Richardson will likely continue her work along that vein when she enters a PhD program after her studies at the Clinton School.


During his summer travels, Treviño landed in Peru to implement a survey for Awamaki, a fair trade group working to empower Peruvian women who weave traditional clothing.


“This is a survey to see how much their lives have been impacted by working with Awamaki. […] It was really cool because a lot of that data that we found showed that these women’s lives were impacted in positive ways.”


Alternatively, his capstone is focused on identifying why there is an achievement gap for Little Rock’s Latino students. “I just want there to be access. I want those students who want to go to college, to be able to. There are a lot of factors in the Latino community that are unique barriers, like documentation,” he says. “I’ve been working with a nonprofit doing a needs-assessment, best practices on how to help Latino students go to college, and I’m also creating workshops on the entire college-going process.”


He hopes to one day make as big of a difference back home in his Colorado community.


Outreach: The Center on Community Philanthropy


Most of former President William Clinton’s post-presidential work has been in philanthropy, albeit a traditional form. Housed within the Clinton School of Public Service, the Clinton Center on Community Philanthropy takes that conventional dynamic and flips it upside down.


Dr. Charlotte Williams has been involved with the school for over a decade, both as a faculty member and as the executive director of the Center.


“Dean Rutherford was one of the early architects of the Center,” she says, “The way they structured the Center to be a core component of the school, that it would be lead by a tenured faculty member and would integrate work into the curriculum, as well as the infrastructure of the school overall, was brilliant.”


The Center itself is very unique, as Williams continues, “There’s actually not another center in academia or in philanthropy that’s like ours.” A large portion of the Center involves applied learning of community philanthropy.


Williams defines this method as, “The giving of time, talent, and treasure, that when invested locally, is characteristic of positive change and community development. It’s a way of helping people to understand the power of what they’re already giving – personally, privately, publicly.”


The Center includes a scholarship and research arm, which brings in a scholar-in-residence. They stay for a week, writing and researching about community philanthropy through the context of a general topic.


“For instance, we published ten scholars who came in over a three year period in 2006 to 2009. They all wrote on the topic of community philanthropy strategies for impacting vulnerable populations,” says Williams.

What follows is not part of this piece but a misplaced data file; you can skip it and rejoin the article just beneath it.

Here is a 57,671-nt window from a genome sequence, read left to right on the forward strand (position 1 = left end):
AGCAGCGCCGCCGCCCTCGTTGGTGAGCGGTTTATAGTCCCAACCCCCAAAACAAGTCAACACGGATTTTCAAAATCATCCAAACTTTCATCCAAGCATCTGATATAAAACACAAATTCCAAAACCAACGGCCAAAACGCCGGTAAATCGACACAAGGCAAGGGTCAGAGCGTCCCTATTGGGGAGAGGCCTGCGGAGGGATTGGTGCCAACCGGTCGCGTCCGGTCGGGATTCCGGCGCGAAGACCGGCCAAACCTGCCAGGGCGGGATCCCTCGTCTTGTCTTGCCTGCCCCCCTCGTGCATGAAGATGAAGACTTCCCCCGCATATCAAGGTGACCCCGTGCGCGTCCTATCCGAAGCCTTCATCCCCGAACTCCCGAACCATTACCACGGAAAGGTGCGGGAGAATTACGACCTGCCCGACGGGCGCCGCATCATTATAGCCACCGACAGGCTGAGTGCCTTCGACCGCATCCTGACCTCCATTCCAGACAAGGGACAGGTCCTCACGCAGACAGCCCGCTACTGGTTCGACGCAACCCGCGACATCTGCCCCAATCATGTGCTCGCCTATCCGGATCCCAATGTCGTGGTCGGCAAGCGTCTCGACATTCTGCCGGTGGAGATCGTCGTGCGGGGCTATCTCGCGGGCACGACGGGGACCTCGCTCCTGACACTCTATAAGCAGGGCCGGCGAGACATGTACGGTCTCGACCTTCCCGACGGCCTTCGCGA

The Center also brings in a visiting philanthropy faculty member who, as a researcher-in-resident, stays for the entire semester.


“Right now we have visiting scholar from the University of Puerto Rico – Dr. Carlos Rodríguez-Díaz. He and I are working on a study looking at the impact of the outcome from the hurricane in Puerto Rico. We’ll be studying that in the context of understanding how the implications apply to Afro-Latino Hispanic communities globally.”


Beyond scholarship and research, there is also the leadership and development arm, which is the Center’s work within the community. “To me, that’s the meat and potatoes of the Center,” says Williams. With that in mind, it’s important that the Center focuses on assembly.


“Being able to bring people together to have a dialogue is huge and powerful,” says Williams. Because the Center is not a foundation, it is able to tap far and wide into a myriad of networks of people from all walks of life, ultimately bringing them together in ways they might not be able to, organically.


“We’re doing this work because it’s important to have a dialogue around issues,” says Williams. “That’s why we believe that community philanthropy can be impactful, because we can introduce the dialogue and terminology to help people have the right connections. […] When you look at data and impact it’s hard to disagree.”


Students are integrated in all components of the Center, from co-authoring papers and delving into research to engaging in community activities.


“Like Dean Rutherford says, that’s really the gift that keeps on giving, because our students have stayed in contact with these scholars as they graduated, and it has created opportunities and careers for them. They wouldn’t have that experience anywhere else in community planning.”  




“We bring in about 100 programs a school year – free and open to the public,” says Rutherford. “The most important aspect is that they’re free and open to the public – it’s just another way we practice public service.” Pictured above are the Little Rock Nine, taking part in the 60th anniversary of Little Rock’s Central High School’s Integration last year. (Photos courtesy of the Clinton School of Public Service)